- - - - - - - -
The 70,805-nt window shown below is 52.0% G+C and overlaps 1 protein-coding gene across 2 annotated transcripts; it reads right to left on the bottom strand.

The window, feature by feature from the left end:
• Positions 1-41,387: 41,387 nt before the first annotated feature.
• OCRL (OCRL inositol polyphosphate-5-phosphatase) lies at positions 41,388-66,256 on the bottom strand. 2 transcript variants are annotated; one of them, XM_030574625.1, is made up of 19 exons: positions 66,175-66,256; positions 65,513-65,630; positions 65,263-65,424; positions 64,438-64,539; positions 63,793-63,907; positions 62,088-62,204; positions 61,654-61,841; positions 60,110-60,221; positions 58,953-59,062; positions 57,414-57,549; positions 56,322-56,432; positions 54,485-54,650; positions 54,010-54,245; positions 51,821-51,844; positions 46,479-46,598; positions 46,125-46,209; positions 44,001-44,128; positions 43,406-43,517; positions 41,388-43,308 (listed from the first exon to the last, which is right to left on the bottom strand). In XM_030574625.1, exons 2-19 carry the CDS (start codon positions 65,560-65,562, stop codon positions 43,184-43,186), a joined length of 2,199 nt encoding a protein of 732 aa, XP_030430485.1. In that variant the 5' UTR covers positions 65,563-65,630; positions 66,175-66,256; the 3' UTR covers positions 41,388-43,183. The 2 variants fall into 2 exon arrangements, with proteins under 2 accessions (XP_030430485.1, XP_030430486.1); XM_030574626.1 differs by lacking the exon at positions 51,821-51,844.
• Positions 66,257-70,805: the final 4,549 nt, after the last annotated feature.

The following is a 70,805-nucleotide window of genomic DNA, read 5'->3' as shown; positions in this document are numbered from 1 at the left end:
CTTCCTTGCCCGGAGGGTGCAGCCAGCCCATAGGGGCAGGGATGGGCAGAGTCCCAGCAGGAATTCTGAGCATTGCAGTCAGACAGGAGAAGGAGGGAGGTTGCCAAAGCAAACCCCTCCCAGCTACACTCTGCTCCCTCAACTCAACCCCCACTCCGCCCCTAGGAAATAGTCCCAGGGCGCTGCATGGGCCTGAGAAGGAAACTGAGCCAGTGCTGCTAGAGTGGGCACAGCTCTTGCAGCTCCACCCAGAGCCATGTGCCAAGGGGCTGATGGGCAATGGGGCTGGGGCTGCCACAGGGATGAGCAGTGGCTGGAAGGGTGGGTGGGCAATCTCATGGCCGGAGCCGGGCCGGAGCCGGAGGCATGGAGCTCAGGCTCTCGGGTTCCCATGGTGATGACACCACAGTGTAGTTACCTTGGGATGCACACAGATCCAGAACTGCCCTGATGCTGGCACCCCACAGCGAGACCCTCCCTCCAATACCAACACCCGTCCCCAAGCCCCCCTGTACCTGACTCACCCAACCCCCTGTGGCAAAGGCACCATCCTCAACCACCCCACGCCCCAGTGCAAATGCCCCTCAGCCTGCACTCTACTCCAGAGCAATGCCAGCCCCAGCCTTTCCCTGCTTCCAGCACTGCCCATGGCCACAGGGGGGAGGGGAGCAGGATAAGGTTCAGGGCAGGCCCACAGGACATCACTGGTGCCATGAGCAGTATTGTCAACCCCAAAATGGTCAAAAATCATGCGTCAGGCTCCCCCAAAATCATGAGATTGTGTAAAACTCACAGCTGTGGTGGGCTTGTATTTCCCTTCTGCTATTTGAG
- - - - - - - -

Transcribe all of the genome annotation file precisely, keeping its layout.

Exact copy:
The 70,805-nt window shown below is 52.0% G+C and overlaps 1 protein-coding gene across 2 annotated transcripts; it reads right to left on the bottom strand.

The window, feature by feature from the left end:
• Positions 1-41,387: 41,387 nt before the first annotated feature.
• OCRL (OCRL inositol polyphosphate-5-phosphatase) lies at positions 41,388-66,256 on the bottom strand. 2 transcript variants are annotated; one of them, XM_030574625.1, is made up of 19 exons: positions 66,175-66,256; positions 65,513-65,630; positions 65,263-65,424; positions 64,438-64,539; positions 63,793-63,907; positions 62,088-62,204; positions 61,654-61,841; positions 60,110-60,221; positions 58,953-59,062; positions 57,414-57,549; positions 56,322-56,432; positions 54,485-54,650; positions 54,010-54,245; positions 51,821-51,844; positions 46,479-46,598; positions 46,125-46,209; positions 44,001-44,128; positions 43,406-43,517; positions 41,388-43,308 (listed from the first exon to the last, which is right to left on the bottom strand). In XM_030574625.1, exons 2-19 carry the CDS (start codon positions 65,560-65,562, stop codon positions 43,184-43,186), a joined length of 2,199 nt encoding a protein of 732 aa, XP_030430485.1. In that variant the 5' UTR covers positions 65,563-65,630; positions 66,175-66,256; the 3' UTR covers positions 41,388-43,183. The 2 variants fall into 2 exon arrangements, with proteins under 2 accessions (XP_030430485.1, XP_030430486.1); XM_030574626.1 differs by lacking the exon at positions 51,821-51,844.
• Positions 66,257-70,805: the final 4,549 nt, after the last annotated feature.

The following is a 70,805-nucleotide window of genomic DNA, read 5'->3' as shown; positions in this document are numbered from 1 at the left end:
CTTCCTTGCCCGGAGGGTGCAGCCAGCCCATAGGGGCAGGGATGGGCAGAGTCCCAGCAGGAATTCTGAGCATTGCAGTCAGACAGGAGAAGGAGGGAGGTTGCCAAAGCAAACCCCTCCCAGCTACACTCTGCTCCCTCAACTCAACCCCCACTCCGCCCCTAGGAAATAGTCCCAGGGCGCTGCATGGGCCTGAGAAGGAAACTGAGCCAGTGCTGCTAGAGTGGGCACAGCTCTTGCAGCTCCACCCAGAGCCATGTGCCAAGGGGCTGATGGGCAATGGGGCTGGGGCTGCCACAGGGATGAGCAGTGGCTGGAAGGGTGGGTGGGCAATCTCATGGCCGGAGCCGGGCCGGAGCCGGAGGCATGGAGCTCAGGCTCTCGGGTTCCCATGGTGATGACACCACAGTGTAGTTACCTTGGGATGCACACAGATCCAGAACTGCCCTGATGCTGGCACCCCACAGCGAGACCCTCCCTCCAATACCAACACCCGTCCCCAAGCCCCCCTGTACCTGACTCACCCAACCCCCTGTGGCAAAGGCACCATCCTCAACCACCCCACGCCCCAGTGCAAATGCCCCTCAGCCTGCACTCTACTCCAGAGCAATGCCAGCCCCAGCCTTTCCCTGCTTCCAGCACTGCCCATGGCCACAGGGGGGAGGGGAGCAGGATAAGGTTCAGGGCAGGCCCACAGGACATCACTGGTGCCATGAGCAGTATTGTCAACCCCAAAATGGTCAAAAATCATGCGTCAGGCTCCCCCAAAATCATGAGATTGTGTAAAACTCACAGCTGTGGTGGGCTTGTATTTCCCTTCTGCTATTTGAG